It remains to be seen how well my mother does with ingress and egress after her knee replacement later in December.  With my being able to pinpoint over a half-dozen extended relatives over age 90, this Taurus will be taxiing a lot of geriatrics.


My mother has only one complaint about the car.  When asked about it, she said the inside rearview mirror, combined with the rake of the windshield, creates a blindspot in one’s viewing area.  She said on a recent excursion she nearly hit a car that was hidden by the rearview mirror.

Mrs. Jason had the very same complaint about the rearview mirror in a Dodge Charger we once test drove, which completely killed her interest in the car.


Both my parents love the trunk with its twenty cubic feet of space.  Opening the trunk did result in being reunited with that red and blue blanket which has likely been around since the late 1960s.  I vividly remember napping on that blanket as a child and my sister habitually wrapping herself in it, claiming she was going to marry her Mr. Potato Head.  It has since traveled many hundreds of thousands of miles in various car trunks.  It’s made of some fabulous material which wears like iron.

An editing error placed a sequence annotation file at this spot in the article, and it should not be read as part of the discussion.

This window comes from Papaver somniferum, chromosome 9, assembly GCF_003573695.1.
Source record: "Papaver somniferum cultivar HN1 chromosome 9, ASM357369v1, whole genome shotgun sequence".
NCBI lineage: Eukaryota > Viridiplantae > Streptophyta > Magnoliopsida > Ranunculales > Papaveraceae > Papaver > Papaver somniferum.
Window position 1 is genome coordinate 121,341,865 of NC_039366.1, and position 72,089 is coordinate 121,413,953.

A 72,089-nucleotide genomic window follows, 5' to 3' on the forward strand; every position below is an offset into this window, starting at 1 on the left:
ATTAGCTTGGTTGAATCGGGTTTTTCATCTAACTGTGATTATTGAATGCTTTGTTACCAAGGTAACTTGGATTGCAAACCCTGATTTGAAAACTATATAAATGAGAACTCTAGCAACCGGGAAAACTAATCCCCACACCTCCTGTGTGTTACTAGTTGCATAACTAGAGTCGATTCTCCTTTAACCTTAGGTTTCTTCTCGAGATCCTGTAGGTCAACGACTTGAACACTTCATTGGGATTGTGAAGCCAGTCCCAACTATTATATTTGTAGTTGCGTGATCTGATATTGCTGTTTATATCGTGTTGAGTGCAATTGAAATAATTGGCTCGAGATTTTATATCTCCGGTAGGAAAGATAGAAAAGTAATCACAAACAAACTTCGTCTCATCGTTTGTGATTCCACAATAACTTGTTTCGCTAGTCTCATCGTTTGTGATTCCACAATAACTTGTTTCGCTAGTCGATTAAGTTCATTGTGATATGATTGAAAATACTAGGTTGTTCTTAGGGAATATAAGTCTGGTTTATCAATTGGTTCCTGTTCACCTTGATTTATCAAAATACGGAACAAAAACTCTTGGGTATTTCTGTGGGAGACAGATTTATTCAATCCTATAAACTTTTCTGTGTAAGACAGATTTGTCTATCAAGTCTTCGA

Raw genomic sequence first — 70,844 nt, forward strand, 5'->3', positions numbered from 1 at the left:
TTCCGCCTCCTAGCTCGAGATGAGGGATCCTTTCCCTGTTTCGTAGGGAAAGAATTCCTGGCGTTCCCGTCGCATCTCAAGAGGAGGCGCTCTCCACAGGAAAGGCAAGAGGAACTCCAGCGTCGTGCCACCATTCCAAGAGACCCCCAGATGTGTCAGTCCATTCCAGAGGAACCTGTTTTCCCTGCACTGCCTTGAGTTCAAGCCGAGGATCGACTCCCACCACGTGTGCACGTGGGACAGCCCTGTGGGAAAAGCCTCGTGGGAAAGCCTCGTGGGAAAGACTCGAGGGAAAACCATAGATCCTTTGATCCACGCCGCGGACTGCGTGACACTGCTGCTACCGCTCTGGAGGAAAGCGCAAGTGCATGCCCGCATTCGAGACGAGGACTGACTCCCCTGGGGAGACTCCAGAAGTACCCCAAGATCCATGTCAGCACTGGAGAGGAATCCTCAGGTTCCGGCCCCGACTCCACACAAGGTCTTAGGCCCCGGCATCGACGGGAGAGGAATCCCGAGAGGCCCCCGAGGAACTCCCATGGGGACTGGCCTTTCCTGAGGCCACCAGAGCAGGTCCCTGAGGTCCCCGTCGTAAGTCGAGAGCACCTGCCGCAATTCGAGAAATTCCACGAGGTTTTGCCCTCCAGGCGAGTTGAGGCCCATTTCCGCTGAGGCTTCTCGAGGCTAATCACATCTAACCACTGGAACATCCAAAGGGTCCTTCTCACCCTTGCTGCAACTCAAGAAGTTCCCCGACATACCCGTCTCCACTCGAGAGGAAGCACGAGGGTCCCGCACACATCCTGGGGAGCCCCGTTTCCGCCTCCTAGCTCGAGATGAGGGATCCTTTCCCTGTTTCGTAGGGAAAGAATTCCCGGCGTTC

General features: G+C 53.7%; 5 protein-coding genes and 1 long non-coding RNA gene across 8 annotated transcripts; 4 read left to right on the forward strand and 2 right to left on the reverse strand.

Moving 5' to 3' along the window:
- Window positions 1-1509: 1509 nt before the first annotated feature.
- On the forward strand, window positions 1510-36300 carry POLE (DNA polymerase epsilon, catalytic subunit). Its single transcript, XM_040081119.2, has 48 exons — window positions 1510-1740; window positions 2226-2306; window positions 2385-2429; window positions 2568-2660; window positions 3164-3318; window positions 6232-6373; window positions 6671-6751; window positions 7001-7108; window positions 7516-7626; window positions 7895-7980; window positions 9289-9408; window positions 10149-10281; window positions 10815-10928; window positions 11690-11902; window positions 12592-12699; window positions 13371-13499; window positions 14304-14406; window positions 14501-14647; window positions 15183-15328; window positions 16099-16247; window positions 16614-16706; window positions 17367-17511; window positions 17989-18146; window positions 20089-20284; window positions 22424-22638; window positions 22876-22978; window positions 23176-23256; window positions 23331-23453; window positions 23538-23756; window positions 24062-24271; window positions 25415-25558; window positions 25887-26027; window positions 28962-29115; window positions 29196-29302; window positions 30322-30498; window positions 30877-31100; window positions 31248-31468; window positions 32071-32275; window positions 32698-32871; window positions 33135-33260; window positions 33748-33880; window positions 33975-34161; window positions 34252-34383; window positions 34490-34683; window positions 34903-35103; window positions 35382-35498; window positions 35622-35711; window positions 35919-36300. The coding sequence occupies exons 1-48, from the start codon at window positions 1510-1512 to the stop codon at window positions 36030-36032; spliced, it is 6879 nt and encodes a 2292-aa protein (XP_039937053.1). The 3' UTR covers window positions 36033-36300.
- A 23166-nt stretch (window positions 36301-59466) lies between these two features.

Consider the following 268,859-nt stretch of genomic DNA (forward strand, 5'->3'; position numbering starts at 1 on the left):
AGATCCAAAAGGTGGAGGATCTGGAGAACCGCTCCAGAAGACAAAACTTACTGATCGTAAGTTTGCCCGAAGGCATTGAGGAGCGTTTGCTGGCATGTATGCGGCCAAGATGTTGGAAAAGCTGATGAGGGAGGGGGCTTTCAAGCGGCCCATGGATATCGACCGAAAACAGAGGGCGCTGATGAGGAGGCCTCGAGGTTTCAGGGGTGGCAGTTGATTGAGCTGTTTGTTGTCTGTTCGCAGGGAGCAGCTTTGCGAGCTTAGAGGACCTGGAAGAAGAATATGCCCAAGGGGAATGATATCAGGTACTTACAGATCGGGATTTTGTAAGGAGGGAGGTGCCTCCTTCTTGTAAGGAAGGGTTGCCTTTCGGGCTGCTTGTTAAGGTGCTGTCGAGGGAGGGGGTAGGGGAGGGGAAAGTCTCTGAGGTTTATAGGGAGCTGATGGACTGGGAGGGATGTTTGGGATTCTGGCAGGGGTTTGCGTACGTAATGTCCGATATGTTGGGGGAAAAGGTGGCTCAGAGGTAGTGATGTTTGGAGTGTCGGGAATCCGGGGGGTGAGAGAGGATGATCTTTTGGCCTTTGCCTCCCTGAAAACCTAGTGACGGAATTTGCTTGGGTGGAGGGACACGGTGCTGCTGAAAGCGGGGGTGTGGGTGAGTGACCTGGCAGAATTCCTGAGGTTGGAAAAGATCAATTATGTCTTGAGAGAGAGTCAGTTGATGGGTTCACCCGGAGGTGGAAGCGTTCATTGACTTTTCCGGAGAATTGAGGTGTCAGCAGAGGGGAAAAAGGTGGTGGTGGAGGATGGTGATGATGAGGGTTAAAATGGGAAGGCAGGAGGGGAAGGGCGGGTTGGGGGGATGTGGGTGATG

Would I buy a Taurus?  Had my budget been bigger last year when car shopping, I might have looked at a Taurus.  Overall, it is very comfortable with decent power and respectable fuel economy.  For my parents, it fits them better than did their Five Hundred and it is leagues better than the pile of rubbish 2001 Taurus I once owned.  Overall, I’m glad to say I was woefully wrong with a few preconceived notions about the Taurus and I thoroughly enjoyed driving it.  My daughter will be driving in a number of years, so I may have to ask myself the purchasing question again someday.


Related reading:  Cars of My Father Part 1 and Part 2